For example, to change to your home directory, type:
For example, to change to the /usr/include directory, type:
This changes the current directory to /usr/include.
For example, to go down one level of the directory tree to the sys directory, type:
If the current directory is /usr/include and it contains a subdirectory named sys, then /usr/include/sys becomes the current directory.
For example, to go up one level of the directory tree, type:
The special file name, dot dor (..), refers to the directory immediately above the current directory, its parent directory.
See the cd command in the AIX 5L Version 5.1 Commands Reference for the exact syntax.
The cp or copy command creates a copy of the contents of the file or directory specified by the SourceFile or SourceDirectory parameters into the file or directory specified by the TargetFile or TargetDirectory parameters. If the file specified as the TargetFile exists, the copy writes over the original contents of the file. If you are coping more than one SourceFile, the target must be a directory.
To place a copy of the SourceFile into a directory, specify a path to an existing directory for the TargetDirectory parameter. Files maintain their respective names when copied to a directory unless you specify a new file name at the end of the path. The cp command also copies entire directories into other directories if you specify the -r or -R flags.
For example, to copy all the files in a directory to a new directory, type:
cp /home/janet/clients/* /home/nick/customers
This copies only the files in the clients directory to the customers directory.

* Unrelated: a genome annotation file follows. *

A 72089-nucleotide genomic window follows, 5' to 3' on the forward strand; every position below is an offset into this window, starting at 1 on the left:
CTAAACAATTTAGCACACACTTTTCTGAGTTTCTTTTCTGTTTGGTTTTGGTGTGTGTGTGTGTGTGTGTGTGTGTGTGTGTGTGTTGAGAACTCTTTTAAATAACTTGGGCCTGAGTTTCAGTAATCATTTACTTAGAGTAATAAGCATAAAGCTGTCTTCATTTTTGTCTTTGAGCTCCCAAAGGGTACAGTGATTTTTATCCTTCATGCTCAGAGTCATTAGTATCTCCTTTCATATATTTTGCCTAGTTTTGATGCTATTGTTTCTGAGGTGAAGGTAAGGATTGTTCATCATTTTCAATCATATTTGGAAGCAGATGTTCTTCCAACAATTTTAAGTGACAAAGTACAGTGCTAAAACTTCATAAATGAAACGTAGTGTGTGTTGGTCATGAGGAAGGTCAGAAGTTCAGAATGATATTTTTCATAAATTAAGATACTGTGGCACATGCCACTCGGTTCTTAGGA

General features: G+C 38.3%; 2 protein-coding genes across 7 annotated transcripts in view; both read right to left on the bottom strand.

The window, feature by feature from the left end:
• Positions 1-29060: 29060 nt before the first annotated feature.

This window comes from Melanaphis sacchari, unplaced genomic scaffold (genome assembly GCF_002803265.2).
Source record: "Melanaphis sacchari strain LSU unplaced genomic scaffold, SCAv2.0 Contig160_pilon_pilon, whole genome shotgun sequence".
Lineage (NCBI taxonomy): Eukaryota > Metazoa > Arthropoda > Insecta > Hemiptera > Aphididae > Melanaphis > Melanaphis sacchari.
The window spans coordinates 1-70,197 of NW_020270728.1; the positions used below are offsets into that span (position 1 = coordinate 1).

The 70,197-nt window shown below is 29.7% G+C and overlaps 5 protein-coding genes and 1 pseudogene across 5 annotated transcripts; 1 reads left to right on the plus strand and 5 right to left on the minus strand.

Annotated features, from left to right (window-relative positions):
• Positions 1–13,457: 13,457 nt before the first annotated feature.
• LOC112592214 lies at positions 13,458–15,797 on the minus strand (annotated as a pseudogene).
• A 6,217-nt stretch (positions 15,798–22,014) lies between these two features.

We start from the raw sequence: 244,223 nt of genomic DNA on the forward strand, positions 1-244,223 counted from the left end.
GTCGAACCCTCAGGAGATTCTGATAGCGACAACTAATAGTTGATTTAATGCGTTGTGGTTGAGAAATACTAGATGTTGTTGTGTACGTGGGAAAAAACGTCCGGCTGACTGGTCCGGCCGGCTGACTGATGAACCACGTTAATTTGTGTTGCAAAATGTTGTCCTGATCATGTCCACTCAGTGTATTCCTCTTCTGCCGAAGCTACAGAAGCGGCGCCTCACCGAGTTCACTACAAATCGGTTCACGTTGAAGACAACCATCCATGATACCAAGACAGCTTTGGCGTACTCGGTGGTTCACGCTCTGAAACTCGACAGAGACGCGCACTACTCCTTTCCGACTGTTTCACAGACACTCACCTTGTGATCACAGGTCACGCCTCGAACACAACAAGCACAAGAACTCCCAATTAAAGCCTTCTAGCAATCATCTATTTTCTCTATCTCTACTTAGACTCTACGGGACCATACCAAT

For example, to copy a directory, including all its files and subdirectories, to another directory, type:
cp -R /home/nick/clients /home/nick/customers
This copies the clients directory, including all its files, subdirectories, and the files in those subdirectories, under the customers directory.
See the cp command in the AIX 5L Version 5.1 Commands Reference for the exact syntax.
You can display the contents of a directory by using the ls command.
The ls command writes to standard output the contents of each specified Directory or the name of each specified File, along with any other information you ask for with the flags. If you do not specify a File or Directory, the ls command displays the contents of the current directory.
By default, the ls command displays all information in alphabetic order by file name. If the command is executed by a user with root authority, it uses the -A flag by default, listing all entries except dot (.) and dot dot (..). To show all entries for files, including those that begin with a . (dot), use the ls -a command.
There are three main ways to format the output: